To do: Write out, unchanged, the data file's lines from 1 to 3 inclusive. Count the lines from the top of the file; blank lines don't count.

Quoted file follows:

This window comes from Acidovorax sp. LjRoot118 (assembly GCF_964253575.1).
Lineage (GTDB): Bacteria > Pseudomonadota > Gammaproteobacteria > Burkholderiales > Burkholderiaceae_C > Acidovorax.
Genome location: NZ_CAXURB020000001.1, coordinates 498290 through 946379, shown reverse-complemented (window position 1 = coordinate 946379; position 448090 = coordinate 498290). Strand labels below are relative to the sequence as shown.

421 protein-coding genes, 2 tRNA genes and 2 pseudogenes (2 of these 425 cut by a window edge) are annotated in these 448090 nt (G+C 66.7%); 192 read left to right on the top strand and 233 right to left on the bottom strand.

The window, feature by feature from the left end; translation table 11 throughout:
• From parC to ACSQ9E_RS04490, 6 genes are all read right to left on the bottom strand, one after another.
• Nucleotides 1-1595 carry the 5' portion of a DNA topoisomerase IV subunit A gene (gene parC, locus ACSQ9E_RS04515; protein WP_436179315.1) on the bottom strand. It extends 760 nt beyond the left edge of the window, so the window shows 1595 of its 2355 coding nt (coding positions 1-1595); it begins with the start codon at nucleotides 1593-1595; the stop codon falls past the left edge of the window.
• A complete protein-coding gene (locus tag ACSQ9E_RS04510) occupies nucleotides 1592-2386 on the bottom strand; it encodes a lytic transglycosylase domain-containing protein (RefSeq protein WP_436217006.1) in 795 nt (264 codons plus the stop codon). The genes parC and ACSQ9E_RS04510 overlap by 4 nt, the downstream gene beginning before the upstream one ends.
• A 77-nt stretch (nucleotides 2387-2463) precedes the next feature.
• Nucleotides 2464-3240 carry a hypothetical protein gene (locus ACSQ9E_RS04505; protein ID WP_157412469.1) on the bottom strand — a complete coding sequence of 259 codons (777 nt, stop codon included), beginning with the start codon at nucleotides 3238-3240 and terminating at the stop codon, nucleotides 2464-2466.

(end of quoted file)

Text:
This window comes from Acidovorax sp. LjRoot118 (assembly GCF_964253575.1).
Lineage (GTDB): Bacteria > Pseudomonadota > Gammaproteobacteria > Burkholderiales > Burkholderiaceae_C > Acidovorax.
Genome location: NZ_CAXURB020000001.1, coordinates 498290 through 946379, shown reverse-complemented (window position 1 = coordinate 946379; position 448090 = coordinate 498290). Strand labels below are relative to the sequence as shown.